Last Sunday, more than a hundred faithful gathered at in Tiverton for Padre Pio Night, which honored Blessed Padre Pio of Pietrelcina, an Italian friar who received the stigmata, the five wounds of the crucified Jesus Christ.
Entering the dimly-lit sanctuary for the Holy Hour, the worshippers were greeted by flickering red candles and the music of crickets who chirped outside the open stained-glass windows. A statue of the beloved Capuchin friar, wearing the traditional brown robe of his order, stood on the altar. Spotlights illuminated statues of Mary
and Joseph, who held the baby Jesus, as well as high above the altar an icon of the Holy Spirit and hovering angels.
Kneeling or sitting in silent prayer, the congregation meditated on the life of Padre Pio. Born in Pietrelcina, a village in southern Italy, on May 25, 1887, the future saint entered the novitiate of the Capuchin Friars at 15 and was ordained a priest in 1910. On Sept. 20, 1918, the five wounds appeared on his body. People flocked to him for counsel and spiritual guidance, and his whole life was marked by long hours of prayer, austerity and constant apostolic activity. His letters reveal his intense physical suffering, as well as his deep union with God and burning love for the Eucharist and Mary. He died on Sept. 23, 1968 in San Giovanni Rotondo and was declared “Blessed” by Pope John Paul II on May 2, 1999.
The choir led the assembly in singing the hymn “Beautiful Savior,” and then Father Pio Mandato, who was also born in Pietrelcina and received his First Holy Communion from the hand of Padre Pio, approached the lectern to talk about the future saint.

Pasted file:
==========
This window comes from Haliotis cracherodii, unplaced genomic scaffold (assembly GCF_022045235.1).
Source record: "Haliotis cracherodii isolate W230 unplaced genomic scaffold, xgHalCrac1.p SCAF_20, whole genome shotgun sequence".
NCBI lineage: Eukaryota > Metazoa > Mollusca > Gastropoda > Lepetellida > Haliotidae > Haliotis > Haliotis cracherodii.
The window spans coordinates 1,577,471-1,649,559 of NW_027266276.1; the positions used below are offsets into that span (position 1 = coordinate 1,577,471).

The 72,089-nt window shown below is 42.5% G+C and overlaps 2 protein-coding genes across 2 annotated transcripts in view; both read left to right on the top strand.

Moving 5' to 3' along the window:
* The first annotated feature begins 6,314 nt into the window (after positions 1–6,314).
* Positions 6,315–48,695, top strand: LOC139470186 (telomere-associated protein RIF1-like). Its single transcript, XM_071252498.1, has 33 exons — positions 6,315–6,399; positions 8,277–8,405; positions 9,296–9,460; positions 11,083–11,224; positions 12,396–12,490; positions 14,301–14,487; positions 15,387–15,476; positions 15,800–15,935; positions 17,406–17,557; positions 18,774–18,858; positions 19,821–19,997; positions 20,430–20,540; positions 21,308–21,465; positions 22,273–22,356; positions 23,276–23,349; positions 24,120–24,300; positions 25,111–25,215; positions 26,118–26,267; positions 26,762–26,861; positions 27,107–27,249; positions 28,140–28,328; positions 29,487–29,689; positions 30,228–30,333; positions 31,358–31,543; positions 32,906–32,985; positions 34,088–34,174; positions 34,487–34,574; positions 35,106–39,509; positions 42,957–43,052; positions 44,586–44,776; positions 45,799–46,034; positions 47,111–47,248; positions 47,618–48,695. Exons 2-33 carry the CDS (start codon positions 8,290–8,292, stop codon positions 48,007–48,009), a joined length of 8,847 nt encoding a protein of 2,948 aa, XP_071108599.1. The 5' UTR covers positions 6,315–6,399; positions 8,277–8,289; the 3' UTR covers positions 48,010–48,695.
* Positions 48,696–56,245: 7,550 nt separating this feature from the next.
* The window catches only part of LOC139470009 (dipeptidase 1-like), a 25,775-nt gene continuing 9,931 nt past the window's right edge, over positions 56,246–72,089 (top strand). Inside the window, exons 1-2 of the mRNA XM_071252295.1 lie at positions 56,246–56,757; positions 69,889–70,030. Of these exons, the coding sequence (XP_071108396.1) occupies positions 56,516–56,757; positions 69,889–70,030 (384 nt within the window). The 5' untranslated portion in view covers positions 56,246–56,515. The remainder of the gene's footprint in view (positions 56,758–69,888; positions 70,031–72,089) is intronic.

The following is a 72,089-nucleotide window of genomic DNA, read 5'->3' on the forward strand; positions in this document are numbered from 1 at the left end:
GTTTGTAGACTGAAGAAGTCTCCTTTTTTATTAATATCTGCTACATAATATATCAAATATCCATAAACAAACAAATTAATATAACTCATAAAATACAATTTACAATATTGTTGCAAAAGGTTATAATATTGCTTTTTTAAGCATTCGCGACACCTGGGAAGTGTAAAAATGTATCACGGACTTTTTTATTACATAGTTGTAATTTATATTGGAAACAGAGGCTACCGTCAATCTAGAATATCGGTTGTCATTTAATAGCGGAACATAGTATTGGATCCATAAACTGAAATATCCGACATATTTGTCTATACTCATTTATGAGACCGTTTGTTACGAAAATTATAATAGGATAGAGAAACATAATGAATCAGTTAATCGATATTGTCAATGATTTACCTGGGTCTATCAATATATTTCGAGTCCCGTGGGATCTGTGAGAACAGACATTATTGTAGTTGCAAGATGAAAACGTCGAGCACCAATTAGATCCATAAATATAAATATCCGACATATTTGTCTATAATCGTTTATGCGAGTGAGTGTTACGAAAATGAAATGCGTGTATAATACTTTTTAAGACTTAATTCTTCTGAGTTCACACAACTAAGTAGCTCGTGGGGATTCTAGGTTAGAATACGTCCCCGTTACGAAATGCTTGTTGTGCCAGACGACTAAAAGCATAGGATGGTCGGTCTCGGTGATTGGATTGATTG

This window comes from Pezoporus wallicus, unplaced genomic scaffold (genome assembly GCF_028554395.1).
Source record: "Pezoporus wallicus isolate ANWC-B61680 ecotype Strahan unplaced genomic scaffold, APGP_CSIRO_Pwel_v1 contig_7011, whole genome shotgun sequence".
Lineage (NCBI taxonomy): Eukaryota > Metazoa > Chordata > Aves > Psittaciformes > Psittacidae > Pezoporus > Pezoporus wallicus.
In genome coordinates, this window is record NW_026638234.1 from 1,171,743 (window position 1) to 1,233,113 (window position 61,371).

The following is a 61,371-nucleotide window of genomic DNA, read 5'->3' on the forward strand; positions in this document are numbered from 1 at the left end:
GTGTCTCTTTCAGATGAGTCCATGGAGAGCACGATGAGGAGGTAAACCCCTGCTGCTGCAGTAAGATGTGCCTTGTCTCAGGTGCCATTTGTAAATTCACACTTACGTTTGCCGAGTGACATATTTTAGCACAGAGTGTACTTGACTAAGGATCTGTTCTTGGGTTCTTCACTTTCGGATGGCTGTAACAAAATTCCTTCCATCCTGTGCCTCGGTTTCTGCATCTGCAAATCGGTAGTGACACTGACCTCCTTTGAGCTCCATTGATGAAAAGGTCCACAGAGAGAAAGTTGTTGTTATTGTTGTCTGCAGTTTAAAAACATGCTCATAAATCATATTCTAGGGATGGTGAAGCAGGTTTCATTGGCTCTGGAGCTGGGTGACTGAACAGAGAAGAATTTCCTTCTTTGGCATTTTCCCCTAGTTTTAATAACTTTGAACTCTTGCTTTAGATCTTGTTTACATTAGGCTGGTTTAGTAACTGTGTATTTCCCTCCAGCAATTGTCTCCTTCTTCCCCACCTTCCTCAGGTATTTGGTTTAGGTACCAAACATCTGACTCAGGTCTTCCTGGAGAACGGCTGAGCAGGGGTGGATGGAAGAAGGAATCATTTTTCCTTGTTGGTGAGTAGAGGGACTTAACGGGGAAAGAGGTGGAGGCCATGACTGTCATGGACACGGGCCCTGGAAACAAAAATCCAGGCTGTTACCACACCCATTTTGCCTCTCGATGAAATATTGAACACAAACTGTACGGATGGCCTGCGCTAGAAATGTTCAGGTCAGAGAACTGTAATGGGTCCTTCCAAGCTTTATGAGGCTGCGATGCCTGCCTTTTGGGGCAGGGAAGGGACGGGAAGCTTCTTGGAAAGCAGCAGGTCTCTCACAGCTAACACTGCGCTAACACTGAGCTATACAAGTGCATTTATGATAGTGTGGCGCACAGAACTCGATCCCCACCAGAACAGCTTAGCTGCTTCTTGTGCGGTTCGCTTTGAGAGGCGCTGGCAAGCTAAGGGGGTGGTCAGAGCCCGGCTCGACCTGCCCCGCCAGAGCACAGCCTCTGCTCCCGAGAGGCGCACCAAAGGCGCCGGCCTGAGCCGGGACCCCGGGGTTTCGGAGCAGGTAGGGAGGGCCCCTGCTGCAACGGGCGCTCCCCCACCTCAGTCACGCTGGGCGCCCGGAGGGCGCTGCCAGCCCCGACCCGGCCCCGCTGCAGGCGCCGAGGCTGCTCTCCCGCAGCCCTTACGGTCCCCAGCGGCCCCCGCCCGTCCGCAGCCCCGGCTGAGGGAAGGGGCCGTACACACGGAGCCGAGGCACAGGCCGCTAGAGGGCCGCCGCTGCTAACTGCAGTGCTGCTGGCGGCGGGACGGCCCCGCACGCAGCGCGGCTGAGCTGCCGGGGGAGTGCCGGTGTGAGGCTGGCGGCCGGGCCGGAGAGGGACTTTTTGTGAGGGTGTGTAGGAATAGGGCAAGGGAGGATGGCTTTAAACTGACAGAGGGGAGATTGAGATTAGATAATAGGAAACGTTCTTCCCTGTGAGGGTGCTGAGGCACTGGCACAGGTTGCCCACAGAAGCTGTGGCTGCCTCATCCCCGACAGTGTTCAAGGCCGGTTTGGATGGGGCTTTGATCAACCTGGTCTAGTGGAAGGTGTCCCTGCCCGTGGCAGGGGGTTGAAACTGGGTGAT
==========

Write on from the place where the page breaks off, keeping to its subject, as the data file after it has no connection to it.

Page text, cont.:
Mandato said that Padre Pio spent his life in “deep, deep love,” solely influenced by Jesus Christ, and that his great love worked many miracles.
He told the story of Brother Daniel, a member of Padre Pio’s order who left the friary and was on his way to the hospital to have surgery for a hernia. Brother Daniel prayed for the intercession of Padre Pio. At the hospital, he was examined by the doctor who told him the hernia was gone.
Mandato said that Padre Pio accomplished great things because he was influenced by Jesus Christ.
“When you look at our days, many of them are spent unconsciously,” said Mandato. “My dad with a fifth-grade education would say to me Communism had nothing over us in western pagan society. They forcefully influenced people, forced them to think in a certain way. We don’t live in a totalitarian government, but in our society we have the media that tells us what to do, what to eat, how to dress, how to think, what to believe in or not to believe in – and they are getting more and more forceful. Those influences are all around us. They lead and guide us.”
But he said that believers seek God’s influence and regard others more than themselves.
“Jesus emptied himself taking the form of a slave, and we self-empty and give ourselves to others,” he said. “If we live this way, we will be filled with joy. We want to be influenced by His life, and what a great gift that is! I believe in Him, and I reach for Him rather than everything else around me.”
At the conclusion of the talk, the choir sang, and the people came forward kneeling at the altar. Father Jay A. Finelli, pastor of the Church of the Holy Ghost, touched their forehead with holy oil and prayed. Mandato laid hands on them while holding a relic of Padre Pio and offered healing prayers as well.
“Pray, hope, and don't worry,” said Blessed Padre Pio. “Worry is useless. God is merciful and will hear your prayer."